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The Chemistry on Moonlighting:
Glenn Caron's Commentary

Bruce Willis,  Cybill Shepherd & Glenn Caron

Executive Producer & Creator of "Moonlighting" Glenn Gordon Caron has some of the most valuable insights into his two actors and their very famous (or infamous at times) chemistry. He was there at the very beginning--watching the two interact from the very first meeting, overseeing much of the filming, and spending a great deal of time with the two of them. Because Caron was so hands-on with nearly every aspect of the show, no one could possibly know more about the chemistry between Cybill and Bruce/Maddie and David than he does. Here is a representative sample of what he has said about it.

March 27, 1986 Rolling Stone magazineIn the March 27, 1986 Rolling Stone cover story on Bruce Willis, Caron offered the following concerning Willis's audition: "He didn't give the performance that you see on television. He gave an aggressive not terribly funny performance. But it was clear he understood the material. And the force of his personality, for me anyway, was something to behold. Even as the network executives kept saying, 'Well, he doesn't look like a series lead,' you'd be walking down the aisle with him and all the secretaries would be abuzz. We had cast Cybill very early on, and it took all of about a minute and a half to realize we were looking at going out and finding somebody -- a real man, not a boy -- who could hold his own with her and at the same time was comedic and made sense in a couple situation with her. So we went over to the network and pleaded to do a full-blown screen test with Cybill. I still remember the first moment they laid eyes on each other. It was...palpable."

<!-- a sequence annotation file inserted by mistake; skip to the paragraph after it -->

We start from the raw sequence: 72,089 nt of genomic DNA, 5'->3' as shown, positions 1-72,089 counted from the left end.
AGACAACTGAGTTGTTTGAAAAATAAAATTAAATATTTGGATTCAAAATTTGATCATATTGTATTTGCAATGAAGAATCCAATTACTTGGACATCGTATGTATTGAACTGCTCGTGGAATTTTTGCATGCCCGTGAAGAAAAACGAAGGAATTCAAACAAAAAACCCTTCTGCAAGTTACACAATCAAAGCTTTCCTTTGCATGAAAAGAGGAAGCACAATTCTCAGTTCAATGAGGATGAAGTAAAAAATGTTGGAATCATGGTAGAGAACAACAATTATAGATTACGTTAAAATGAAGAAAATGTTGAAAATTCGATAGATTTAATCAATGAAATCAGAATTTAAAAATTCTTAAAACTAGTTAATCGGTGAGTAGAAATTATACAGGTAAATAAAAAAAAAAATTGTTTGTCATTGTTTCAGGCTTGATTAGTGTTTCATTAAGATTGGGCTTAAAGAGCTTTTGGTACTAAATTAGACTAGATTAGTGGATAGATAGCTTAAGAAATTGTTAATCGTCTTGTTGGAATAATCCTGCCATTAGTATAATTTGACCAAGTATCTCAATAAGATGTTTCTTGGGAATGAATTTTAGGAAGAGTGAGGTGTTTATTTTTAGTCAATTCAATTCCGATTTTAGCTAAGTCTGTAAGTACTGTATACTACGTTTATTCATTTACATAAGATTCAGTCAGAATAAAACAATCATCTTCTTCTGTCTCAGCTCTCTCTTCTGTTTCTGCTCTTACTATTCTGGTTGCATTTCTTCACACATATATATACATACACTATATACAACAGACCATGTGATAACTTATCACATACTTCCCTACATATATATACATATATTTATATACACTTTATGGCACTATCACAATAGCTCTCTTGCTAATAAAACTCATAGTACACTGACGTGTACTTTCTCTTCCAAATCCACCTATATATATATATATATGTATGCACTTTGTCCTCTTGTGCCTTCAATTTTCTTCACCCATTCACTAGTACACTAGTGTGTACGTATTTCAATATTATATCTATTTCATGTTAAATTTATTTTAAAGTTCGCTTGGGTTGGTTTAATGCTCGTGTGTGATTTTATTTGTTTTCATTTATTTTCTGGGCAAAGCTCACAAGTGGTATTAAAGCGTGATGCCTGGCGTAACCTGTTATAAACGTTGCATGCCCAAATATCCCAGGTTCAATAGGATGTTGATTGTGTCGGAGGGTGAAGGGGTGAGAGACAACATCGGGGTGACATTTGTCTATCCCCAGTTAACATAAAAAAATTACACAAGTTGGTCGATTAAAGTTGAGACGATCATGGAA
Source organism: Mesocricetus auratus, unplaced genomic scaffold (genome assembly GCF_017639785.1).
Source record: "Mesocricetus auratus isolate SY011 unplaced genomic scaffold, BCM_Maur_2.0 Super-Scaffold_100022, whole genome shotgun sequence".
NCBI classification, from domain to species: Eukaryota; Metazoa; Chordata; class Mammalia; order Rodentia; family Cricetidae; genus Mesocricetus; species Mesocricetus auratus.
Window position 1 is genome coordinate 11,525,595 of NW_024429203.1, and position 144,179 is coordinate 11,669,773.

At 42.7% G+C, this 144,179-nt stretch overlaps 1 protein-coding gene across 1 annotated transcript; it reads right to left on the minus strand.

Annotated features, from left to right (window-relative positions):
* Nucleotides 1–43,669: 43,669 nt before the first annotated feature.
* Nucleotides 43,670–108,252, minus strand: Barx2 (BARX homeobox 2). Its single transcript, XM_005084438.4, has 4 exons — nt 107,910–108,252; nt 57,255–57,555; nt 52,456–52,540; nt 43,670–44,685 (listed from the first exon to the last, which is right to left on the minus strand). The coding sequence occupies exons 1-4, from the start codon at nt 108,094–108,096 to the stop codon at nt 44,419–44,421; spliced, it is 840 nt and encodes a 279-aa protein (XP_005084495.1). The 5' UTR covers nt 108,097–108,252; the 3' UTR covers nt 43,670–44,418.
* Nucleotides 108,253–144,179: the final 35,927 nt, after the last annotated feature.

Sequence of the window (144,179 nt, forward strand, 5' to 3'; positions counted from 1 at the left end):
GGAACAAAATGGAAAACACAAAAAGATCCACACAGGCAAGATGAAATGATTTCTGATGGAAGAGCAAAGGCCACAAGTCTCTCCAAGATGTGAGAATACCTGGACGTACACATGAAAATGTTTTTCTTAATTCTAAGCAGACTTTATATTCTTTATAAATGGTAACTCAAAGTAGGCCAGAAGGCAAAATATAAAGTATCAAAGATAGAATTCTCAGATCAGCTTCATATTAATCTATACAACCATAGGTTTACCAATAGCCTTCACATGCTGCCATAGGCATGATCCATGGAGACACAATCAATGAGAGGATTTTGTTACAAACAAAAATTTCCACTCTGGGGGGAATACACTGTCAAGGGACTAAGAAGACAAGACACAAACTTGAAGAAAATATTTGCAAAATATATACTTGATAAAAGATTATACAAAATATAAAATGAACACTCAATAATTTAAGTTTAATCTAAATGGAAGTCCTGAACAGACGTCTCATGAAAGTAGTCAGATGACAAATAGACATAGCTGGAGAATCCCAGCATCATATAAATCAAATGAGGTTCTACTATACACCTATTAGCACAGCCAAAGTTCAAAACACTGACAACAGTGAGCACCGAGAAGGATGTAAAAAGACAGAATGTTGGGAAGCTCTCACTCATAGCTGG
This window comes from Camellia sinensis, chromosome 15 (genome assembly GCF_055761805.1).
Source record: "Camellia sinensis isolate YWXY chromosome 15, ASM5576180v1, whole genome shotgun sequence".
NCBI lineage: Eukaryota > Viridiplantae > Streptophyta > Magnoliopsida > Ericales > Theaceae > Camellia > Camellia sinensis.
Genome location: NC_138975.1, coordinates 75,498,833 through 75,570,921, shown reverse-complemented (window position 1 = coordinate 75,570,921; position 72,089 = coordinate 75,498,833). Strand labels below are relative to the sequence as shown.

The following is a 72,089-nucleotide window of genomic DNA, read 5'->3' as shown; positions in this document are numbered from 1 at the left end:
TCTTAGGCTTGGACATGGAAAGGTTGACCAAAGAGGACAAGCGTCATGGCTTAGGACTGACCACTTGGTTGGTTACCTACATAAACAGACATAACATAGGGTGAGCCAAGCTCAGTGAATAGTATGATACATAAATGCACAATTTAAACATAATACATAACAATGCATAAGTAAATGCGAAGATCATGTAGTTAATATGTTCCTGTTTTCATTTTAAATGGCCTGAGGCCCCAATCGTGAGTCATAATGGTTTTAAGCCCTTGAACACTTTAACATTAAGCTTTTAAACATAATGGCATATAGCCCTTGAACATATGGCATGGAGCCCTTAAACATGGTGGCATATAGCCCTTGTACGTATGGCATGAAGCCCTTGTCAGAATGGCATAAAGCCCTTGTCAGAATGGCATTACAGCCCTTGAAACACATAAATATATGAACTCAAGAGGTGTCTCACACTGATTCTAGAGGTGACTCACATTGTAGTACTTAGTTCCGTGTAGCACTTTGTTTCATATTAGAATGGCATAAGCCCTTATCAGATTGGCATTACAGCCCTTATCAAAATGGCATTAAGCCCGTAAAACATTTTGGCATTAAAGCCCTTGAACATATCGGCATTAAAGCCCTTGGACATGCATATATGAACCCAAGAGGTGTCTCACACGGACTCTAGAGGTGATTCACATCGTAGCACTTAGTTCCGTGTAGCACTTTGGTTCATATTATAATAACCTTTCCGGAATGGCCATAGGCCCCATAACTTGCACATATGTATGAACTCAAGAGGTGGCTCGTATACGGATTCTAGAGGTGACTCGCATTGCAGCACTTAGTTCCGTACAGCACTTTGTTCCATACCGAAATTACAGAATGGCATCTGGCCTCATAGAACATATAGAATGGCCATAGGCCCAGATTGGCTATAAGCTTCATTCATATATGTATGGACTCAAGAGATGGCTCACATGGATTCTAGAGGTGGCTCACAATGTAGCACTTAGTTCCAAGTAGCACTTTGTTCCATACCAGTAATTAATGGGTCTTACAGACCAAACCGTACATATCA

October 9, 1986 Rolling Stone magazineIn the October 9, 1986 Rolling Stone cover story on Cybill Shepherd, Caron offered the following concerning his casting of Cybill and his surprise that a day after she read the script, she asked for a meeting: "I saw her -- and my chin hit the table and my tongue hit the floor. It really killed whatever negotiating strength I had. She understood that America thought of her as a slightly spoiled, bratty, uppity, cold bitch goddess, and that the script sort of took that and pricked it. She seemed very much to relish the idea of playing to that. There was some concern her coldness would be a problem on television. And I said, 'It is precisely that perception of coldness that works in our favor." Caron later in the interview explains that Cybill's sexuality generally is the "fount of all titillation" and that the show is actually The Taming of the Shrew: "We're doing a show about the battle of the sexes, so we'd be hard pressed not to give the character certain sexual dynamics. I might say we have figured out what David's sexuality is about, and we're not above putting it up there on display." He continues, "We've done twenty-seven hours of this thing. When it really cooks -- this is going to sound pretentious -- it's like a band doing riffs. Cybill's always saying she reads my mind, and I kind of read hers, and we both read Bruce's, and he reads us. It's very much like musicians passing a riff around."

Speaking in 1999:

Caron said chemistry between the leading characters is more than good writing, it's a spark between the actors, such as Cybill Shepherd and Bruce Willis. "People always ask me, 'Did Bruce and Cybill really get along?' The truth is, it was like a marriage. There were times they didn't get along. There were times when Cybill didn't get along with me. But there was a lot of passion and it was very felt. Writing exists in a vacuum until it's performed. And not everyone can perform. Every day we did 'Moonlighting,' I kissed the ground that we happened to get these two people at this particular moment to do this particular piece of text."

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